Homeland Security.


41. DNA testing has proven an invaluable tool in the deterrence of
fraud. There are many instances where the evidence of relationship
that would allow officers to make their decisions is unreliable,
destroyed, or simply not available. Family photography, aside from
the occasional posed studio portrait, did not become widespread
until the late 1970s and early 1980s, and birth certificates have no
security features to speak of and can be obtained easily. During
this reporting period, the buccal swab samples were collected by an
IV LES at the clinic where the required visa medical examinations
were conducted. This duty rotated around the section. The
Consulate sent the samples to the laboratory and the notarized
results were returned directly to the Consulate via courier. Over a
six month period in 2008, DNA testing was suggested for roughly
1,004 visa applicants. In the last year, less than 10 negative DNA
results came in. Post does not anticipate a significant change in
DNA testing results due to the new guidelines. The only changes
that will impact the applicants are the location and the payment
procedure. Payments for DNA are now made through banks as opposed
to clinics.

42. The need for DNA testing is illustrated in this example. A DV
applicant brought in a clip on spouse and new baby. The line
officer requested DNA testing for mother and baby. While at the
clinic to pick up the results, an LES happened to see another woman
breastfeeding the baby. The DNA results were confirmed negative for
both the DV1 and DV2. The applicant confessed and was found
ineligible under 212(a)(6)(E) for attempting to smuggle a DV3.

43. DNA testing has been especially useful in IRs/CRs and F4 cases
and less useful in IR5 cases. Few if any IR5s returned with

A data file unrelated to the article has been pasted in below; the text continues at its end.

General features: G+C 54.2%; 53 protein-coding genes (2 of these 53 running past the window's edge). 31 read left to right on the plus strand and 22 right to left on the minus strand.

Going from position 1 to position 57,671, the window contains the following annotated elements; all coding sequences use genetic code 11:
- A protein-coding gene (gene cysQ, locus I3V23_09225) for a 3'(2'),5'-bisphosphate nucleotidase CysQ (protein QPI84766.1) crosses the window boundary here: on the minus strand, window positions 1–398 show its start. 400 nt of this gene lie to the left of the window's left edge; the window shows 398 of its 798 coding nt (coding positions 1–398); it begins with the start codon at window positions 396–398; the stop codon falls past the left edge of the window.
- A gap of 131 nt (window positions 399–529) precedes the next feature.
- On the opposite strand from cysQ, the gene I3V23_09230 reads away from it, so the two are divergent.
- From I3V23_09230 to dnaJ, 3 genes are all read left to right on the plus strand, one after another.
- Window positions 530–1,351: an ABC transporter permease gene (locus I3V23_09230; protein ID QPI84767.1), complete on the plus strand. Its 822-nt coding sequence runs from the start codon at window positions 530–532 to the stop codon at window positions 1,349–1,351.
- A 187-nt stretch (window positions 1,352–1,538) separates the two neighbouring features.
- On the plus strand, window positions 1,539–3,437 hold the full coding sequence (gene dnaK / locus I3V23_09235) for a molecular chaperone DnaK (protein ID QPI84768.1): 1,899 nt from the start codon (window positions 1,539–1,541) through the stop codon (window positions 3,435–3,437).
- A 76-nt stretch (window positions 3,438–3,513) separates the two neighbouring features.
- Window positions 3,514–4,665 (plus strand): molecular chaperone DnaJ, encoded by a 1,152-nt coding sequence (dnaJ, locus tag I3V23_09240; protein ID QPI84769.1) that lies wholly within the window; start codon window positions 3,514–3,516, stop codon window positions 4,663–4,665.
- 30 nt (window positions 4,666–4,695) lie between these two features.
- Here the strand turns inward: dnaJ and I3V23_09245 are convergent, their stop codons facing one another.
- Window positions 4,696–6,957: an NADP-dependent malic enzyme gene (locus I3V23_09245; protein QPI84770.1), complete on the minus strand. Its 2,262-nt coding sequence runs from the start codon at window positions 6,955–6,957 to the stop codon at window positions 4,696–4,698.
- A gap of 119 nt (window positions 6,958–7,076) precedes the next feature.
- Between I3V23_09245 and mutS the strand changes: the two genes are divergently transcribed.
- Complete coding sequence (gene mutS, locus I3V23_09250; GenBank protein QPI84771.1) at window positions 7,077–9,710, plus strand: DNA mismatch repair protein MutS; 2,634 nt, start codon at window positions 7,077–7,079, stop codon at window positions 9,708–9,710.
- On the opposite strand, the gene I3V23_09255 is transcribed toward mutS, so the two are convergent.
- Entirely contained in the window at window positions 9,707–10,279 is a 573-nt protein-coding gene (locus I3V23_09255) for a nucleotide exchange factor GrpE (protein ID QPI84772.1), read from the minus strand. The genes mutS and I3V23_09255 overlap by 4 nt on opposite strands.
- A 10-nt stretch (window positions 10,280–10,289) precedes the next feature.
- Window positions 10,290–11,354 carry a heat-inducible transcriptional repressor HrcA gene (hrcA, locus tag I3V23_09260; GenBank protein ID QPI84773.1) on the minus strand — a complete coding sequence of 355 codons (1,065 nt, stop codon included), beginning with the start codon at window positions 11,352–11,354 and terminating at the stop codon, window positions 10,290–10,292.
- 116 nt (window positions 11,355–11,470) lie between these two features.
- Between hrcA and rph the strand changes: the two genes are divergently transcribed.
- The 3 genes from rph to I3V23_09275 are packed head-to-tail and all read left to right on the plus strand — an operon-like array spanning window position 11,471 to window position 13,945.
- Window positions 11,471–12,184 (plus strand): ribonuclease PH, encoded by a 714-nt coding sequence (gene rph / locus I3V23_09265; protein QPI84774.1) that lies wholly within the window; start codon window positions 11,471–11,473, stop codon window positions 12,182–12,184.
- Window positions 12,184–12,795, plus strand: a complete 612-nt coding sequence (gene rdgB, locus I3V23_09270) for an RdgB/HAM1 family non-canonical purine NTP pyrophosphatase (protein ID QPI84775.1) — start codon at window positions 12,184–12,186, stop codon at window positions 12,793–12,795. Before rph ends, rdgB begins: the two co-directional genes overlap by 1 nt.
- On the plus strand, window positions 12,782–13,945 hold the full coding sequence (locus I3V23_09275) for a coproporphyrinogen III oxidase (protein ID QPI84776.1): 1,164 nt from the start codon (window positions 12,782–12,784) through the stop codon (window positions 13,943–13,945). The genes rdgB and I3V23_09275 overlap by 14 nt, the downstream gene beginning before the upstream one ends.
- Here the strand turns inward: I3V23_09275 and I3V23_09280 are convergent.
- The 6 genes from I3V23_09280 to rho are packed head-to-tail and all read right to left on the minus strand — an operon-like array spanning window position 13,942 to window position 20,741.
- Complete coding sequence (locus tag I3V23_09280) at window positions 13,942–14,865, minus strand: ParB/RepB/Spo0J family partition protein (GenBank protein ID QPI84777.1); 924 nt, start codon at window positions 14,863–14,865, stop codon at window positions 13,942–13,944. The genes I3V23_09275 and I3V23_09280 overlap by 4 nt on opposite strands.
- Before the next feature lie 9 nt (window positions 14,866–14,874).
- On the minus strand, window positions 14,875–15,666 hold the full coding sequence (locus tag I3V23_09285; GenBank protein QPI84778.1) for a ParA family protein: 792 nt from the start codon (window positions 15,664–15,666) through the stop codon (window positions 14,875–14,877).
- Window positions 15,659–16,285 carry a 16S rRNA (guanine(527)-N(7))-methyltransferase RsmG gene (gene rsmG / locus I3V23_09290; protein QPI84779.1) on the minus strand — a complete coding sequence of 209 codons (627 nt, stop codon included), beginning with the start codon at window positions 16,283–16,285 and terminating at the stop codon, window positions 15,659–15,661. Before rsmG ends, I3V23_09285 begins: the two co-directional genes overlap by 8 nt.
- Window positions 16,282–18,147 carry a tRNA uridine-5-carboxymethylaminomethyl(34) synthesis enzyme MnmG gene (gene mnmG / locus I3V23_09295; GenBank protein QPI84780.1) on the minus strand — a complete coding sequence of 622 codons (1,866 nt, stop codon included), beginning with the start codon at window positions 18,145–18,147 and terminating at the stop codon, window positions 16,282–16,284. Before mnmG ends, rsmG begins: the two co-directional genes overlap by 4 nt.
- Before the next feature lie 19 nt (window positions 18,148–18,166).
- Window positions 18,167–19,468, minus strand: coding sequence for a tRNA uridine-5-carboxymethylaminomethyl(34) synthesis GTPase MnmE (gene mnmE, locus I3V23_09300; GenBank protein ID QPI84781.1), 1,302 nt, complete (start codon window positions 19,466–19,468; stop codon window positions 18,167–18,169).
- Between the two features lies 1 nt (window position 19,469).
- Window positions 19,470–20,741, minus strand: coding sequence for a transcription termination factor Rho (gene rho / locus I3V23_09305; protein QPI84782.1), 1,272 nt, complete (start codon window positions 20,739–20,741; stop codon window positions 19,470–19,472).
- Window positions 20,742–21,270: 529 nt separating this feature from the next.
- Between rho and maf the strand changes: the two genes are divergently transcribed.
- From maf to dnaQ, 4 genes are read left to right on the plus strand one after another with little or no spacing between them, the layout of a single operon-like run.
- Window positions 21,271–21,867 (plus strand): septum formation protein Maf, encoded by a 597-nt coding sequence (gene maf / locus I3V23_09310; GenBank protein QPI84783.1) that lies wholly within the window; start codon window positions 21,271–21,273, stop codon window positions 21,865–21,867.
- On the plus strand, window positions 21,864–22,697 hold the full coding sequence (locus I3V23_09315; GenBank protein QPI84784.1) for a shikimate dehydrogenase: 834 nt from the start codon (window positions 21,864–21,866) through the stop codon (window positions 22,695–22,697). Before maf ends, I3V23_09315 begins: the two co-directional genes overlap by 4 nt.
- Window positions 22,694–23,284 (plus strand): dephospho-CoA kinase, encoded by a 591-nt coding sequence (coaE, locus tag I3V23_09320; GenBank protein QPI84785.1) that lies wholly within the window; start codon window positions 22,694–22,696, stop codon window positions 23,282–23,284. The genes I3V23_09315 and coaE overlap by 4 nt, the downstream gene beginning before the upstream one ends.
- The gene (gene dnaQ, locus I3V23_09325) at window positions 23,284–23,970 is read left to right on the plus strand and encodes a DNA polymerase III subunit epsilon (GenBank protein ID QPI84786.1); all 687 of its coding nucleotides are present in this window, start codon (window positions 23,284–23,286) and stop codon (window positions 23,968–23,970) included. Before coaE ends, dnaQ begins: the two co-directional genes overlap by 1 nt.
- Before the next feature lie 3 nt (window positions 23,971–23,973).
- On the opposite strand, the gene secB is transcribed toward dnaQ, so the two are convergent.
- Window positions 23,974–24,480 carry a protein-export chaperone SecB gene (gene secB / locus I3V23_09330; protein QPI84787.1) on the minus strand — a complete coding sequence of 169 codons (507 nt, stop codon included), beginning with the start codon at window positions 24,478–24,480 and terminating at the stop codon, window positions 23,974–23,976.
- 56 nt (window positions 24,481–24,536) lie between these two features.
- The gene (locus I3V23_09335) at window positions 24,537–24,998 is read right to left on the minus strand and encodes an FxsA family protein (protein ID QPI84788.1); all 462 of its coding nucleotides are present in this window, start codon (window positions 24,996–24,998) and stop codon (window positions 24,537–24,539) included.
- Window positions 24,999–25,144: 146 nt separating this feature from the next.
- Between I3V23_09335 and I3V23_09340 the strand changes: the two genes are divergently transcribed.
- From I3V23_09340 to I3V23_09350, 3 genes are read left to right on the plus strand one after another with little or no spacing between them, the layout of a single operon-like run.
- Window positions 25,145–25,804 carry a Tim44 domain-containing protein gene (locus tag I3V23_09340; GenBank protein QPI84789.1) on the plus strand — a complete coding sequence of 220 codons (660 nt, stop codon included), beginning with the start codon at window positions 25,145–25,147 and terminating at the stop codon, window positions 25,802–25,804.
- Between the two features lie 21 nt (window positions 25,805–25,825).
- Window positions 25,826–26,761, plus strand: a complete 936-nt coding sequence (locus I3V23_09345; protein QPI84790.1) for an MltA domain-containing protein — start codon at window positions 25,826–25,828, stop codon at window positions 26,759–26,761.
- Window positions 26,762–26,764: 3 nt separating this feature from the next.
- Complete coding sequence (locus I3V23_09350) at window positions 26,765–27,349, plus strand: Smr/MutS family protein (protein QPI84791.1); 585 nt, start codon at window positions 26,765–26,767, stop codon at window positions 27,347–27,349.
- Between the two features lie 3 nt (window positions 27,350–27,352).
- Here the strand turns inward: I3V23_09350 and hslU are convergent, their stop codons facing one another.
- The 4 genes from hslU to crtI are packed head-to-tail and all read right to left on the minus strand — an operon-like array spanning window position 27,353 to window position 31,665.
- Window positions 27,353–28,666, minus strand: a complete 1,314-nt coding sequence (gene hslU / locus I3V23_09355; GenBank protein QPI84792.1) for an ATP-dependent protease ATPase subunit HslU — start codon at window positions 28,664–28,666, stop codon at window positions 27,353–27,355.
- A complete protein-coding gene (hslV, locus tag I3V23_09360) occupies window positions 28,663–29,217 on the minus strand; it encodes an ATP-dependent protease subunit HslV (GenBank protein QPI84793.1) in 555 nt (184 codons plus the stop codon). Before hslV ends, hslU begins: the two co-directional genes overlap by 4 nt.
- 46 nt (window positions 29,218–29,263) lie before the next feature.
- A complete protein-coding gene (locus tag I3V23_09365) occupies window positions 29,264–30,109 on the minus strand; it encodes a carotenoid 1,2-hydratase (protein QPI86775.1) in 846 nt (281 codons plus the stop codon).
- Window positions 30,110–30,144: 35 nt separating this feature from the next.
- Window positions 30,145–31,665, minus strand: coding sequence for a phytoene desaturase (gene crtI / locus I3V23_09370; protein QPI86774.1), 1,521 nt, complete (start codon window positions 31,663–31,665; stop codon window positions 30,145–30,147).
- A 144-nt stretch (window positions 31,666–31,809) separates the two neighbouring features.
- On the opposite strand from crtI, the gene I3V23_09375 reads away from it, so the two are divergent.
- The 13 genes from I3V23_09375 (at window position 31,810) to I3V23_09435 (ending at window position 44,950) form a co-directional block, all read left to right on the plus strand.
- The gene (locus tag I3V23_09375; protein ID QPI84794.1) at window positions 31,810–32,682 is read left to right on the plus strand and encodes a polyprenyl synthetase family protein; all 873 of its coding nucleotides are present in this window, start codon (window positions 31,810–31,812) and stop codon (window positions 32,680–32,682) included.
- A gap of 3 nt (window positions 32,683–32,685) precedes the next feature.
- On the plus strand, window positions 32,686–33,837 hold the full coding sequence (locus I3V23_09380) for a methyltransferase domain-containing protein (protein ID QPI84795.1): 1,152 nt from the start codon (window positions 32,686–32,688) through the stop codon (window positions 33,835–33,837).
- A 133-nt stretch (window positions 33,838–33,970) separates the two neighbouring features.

negative DNA or unfinished testing. The section is currently
undergoing a statistical analysis of DNA findings. A tracking
spreadsheet has been created and is being updated to show the
processing of each case in the first half of 2008 in which DNA is
requested. As a result of this study, we hope to produce accurate
statistics to show how many applicants do not proceed with DNA and
also the percentage of negative DNA results. We hope to have this
study finished in the next few months. Applicants who know their
relationship is not bona fide, in general, do not follow through
with the DNA testing. Post has encountered several recent cases
where a principal applicant was asked to do a DNA test with a
derivative child, only for the principal applicant to return to the
Consulate and say that they changed their mind - they don't want the
child to travel after all. As the principal applicant (PA) has by
this point executed a visa application for the derivative, the PA is
told there will be no visa issuance until the requested DNA testing
is completed. In some cases, the principal applicant acquiesces and

the DNA results are negative, resulting in a 6E finding. Other
principal applicants attempt to remove the problematic child by
'killing them off' on paper - bringing in a fraudulent death
certificate. FPU investigation into these documents reveals the
fraud, and the end result is still a 6E.


44. DHS Transportation Letter requests now average about 10 per
month. Previously, most applicants presented letters stating that
they were robbed or lost them. Lately, they commonly claim to have
left their Green Cards in the U.S. Three applicants who were issued
Transportation Letters this summer applied for new Transportation
letters at post in September. They traveled to the U.S., returned
to Nigeria without obtaining new Green Cards, but all presented
documentation that they applied for replacements. Post enjoys a
good relationship with DHS in Accra and receives quick responses to
LPR status inquiries.

45. FPU receives and processes investigation requests from USCIS
District Adjudicating Officers to verify documents, mostly divorce
decrees, submitted for many different types of petitions in the
United States. Lagos closed 112 DHS cases this period. Forty-five
percent of these resulted in a report of fraud.


46. In both the IV and NIV section we see frequent attempts at
alien smuggling, whether through a sham marriage or the addition of
an extra child to an existing visa application. In some cases it is
merely a member of the extended family who does not have a legal
claim to the immigration benefit. However, in some cases, such as
the frequent DV "clip-ons", there is a financial motivation; someone
has agreed to pay in order to have that person added to an
otherwise-legitimate application. From March to August, 108
applicants were found 6e.


47. The consular section in general and the FPU in particular work
closely with the ARSO-I assigned to Lagos. Unfortunately, the
reporting period saw a gap between the departure of the outgoing
ARSO-I in early June and the arrival of the current ARSO-I in late
August. ARSO-I Cases are referred to the ARSO-I from the IV, NIV,